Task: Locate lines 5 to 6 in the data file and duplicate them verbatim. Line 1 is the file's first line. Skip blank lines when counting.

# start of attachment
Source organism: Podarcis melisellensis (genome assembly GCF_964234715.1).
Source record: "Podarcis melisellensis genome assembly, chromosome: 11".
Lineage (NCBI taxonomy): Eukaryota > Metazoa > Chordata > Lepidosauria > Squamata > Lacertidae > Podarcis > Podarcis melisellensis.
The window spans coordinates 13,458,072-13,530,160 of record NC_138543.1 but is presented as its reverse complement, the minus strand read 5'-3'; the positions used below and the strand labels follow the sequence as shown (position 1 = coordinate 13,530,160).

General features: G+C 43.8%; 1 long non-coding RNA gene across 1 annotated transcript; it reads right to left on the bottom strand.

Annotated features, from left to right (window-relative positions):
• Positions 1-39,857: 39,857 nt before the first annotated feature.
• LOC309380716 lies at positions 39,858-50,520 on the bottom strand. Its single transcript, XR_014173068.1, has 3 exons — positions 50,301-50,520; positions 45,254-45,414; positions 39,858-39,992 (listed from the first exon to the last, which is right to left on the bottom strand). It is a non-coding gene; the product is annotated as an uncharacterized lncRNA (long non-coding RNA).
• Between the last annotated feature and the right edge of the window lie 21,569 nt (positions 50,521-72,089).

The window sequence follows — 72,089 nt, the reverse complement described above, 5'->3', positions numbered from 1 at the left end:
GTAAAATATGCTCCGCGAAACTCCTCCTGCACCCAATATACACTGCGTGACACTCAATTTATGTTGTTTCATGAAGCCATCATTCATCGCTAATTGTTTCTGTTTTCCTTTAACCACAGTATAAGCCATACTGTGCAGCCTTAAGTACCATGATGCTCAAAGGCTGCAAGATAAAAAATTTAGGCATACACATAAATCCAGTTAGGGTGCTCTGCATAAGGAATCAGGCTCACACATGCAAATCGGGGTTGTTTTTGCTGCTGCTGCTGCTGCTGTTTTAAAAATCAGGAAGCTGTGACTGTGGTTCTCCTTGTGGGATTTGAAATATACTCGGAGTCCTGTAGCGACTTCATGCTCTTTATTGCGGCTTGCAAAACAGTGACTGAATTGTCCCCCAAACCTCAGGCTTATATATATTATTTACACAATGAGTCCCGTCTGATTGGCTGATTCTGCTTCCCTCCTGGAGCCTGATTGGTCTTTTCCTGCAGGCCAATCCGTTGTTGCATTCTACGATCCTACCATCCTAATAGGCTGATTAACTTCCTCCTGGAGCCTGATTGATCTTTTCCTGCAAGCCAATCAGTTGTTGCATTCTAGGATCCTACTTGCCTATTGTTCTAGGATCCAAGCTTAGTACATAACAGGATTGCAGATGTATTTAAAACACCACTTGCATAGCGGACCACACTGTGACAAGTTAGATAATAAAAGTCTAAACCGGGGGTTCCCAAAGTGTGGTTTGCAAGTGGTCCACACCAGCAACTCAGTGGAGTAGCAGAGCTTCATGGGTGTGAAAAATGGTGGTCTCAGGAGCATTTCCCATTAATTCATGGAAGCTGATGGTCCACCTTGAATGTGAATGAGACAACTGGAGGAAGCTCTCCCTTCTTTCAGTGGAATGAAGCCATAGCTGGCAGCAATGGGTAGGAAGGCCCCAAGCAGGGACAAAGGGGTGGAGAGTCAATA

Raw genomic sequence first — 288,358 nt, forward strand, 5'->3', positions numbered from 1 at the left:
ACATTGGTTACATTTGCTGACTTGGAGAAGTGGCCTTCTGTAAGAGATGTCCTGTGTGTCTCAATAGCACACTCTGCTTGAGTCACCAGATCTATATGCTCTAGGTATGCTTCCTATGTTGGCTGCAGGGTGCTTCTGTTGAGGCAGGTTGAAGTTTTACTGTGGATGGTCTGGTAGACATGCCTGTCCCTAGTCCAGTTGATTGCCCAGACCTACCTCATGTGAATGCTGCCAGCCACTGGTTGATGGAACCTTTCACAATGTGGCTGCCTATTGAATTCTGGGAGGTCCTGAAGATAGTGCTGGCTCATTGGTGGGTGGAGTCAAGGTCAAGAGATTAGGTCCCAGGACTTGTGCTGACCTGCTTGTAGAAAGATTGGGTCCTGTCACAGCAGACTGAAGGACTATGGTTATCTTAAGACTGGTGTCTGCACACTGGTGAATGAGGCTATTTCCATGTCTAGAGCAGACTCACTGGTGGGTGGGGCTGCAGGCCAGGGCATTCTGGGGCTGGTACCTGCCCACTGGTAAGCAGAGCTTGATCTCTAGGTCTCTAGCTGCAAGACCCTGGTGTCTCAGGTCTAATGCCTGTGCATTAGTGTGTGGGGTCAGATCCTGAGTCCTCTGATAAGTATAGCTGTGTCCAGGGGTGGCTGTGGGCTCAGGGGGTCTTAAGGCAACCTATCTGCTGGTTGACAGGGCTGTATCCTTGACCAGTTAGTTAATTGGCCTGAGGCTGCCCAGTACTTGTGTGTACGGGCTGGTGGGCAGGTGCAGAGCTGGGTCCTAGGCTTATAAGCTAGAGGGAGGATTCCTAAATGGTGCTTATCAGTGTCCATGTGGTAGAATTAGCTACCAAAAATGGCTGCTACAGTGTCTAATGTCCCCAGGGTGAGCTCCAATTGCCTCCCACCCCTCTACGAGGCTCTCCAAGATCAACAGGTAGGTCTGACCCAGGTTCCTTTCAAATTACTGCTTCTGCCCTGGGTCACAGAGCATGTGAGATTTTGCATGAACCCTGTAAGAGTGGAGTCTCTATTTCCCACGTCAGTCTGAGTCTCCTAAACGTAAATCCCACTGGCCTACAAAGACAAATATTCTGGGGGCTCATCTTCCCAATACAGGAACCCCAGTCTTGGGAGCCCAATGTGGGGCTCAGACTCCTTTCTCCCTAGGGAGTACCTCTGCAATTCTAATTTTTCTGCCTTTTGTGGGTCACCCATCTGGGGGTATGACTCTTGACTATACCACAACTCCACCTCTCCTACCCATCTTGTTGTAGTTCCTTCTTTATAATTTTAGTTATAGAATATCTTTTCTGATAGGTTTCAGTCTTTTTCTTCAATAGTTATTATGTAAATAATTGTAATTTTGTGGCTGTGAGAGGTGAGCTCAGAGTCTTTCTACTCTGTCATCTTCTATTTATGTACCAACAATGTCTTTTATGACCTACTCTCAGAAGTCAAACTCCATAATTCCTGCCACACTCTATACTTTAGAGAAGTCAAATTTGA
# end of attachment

General features: G+C 43.8%; 1 long non-coding RNA gene across 1 annotated transcript; it reads right to left on the bottom strand.

Annotated features, from left to right (window-relative positions):